Our implementation here is less than optimal at the moment during the
transition from basic auth to OAuth.

At least as it currently stands, you should think of API methods that
"require authentication" to mean "requires an access token" with OAuth. In
Basic Auth, it meant that you needed to provide a user and password with the
request.

If the API method "doesn't require authentication" that means that you don't
need an access token to complete the request.

Today, Twitter doesn't support two-legged OAuth, which would be the means
that your application could identify itself to Twitter and make requests
without an access token. This would be the most appropriate way for Twitter
to handle calls that are essentially consumer-to-service-provider without a
user.

Without two-legged OAuth support at Twitter yet, your best bet might be to
not use authentication at all when accessing resources that don't require
auth -- meaning, you just do simple REST calls without identifying yourself
with any OAuth parameters, basic auth, or otherwise (though a User-Agent is
always appreciated). Your requests would then be applied to the general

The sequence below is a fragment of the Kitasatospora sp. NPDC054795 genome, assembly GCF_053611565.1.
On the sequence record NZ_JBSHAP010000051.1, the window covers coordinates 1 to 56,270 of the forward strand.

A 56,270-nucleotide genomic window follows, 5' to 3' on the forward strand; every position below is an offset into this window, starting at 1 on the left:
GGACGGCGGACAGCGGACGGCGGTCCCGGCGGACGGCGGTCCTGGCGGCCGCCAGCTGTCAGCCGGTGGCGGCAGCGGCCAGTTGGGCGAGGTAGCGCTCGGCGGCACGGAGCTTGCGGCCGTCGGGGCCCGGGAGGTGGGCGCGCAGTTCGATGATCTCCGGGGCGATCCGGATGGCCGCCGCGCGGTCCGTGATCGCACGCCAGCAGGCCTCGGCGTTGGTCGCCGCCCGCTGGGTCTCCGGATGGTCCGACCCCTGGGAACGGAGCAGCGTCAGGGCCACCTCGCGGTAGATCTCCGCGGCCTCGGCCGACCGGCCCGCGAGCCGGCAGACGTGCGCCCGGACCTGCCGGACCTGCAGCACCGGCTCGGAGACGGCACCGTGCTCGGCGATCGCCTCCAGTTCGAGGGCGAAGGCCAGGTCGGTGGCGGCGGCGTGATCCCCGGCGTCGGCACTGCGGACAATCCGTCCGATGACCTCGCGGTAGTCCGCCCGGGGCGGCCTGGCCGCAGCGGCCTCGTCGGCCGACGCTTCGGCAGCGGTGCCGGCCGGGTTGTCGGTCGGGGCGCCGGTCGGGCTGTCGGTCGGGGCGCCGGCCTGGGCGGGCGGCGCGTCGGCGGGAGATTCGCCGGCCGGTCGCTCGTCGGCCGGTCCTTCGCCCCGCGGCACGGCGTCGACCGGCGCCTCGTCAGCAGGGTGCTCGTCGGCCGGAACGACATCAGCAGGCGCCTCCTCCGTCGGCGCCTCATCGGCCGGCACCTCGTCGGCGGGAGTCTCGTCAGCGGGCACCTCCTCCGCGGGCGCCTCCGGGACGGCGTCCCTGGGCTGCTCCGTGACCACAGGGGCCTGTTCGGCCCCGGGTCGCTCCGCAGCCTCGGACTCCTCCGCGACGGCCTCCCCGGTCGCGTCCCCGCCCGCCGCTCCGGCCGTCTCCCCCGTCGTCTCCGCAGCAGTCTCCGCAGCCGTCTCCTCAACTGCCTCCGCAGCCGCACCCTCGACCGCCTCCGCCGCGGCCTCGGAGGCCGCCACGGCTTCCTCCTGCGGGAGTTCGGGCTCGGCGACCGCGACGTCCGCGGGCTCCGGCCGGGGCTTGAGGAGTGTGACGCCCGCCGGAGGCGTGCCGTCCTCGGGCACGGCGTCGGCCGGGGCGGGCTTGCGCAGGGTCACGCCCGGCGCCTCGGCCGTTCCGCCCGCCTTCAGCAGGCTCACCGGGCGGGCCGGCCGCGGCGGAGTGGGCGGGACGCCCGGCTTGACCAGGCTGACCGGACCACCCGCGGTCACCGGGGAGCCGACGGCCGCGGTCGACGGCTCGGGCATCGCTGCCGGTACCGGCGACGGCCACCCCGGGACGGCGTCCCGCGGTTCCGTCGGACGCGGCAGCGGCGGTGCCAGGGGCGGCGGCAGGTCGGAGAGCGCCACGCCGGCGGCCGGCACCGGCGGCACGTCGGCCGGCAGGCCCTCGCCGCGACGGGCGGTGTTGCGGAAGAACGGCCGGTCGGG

whitelist yielded solely to a requesting IP address.

Long-term, the right thing for Twitter to do here is support two-legged
OAuth. When your application is doing something that doesn't involve a user
in some way, you'd sign your requests and identify yourself as your
application while accessing the resource, but would not be supplying an
access token. In this scenario, all API requests, whether they require
authentication by a member or not, would require application-level
authorization.

Taylor Singletary
Developer Advocate, Twitter
http://twitter.com/episod


On Thu, May 20, 2010 at 1:20 AM, ALSPL <ritikasan...@gmail.com> wrote:

> Our app authenticates users with Twitter (using oAuth) and then sends
> API calls like
> 1. users show
> 2. status friends
>
> These calls do NOT require authentication but we want them to count
> against user's limit --> so it goes to 150/hr on users quota and NOT
> the app quota.
>
> However, even after making sure that the user is authenticated, these
> are not deducting the user's limit.
> curl -u user:password
> http://api.twitter.com/1/account/rate_limit_status.xml
> gives the same number - it does not get deducted.
>
> It seems that they are still getting counted in the app quota of 150/
> hr.
>
> Q1. How do we check if the app quota is getting deducted?
> Q2. How do we create/make the api calls so that they count against the
> user's quota?
>
> Thanks
>

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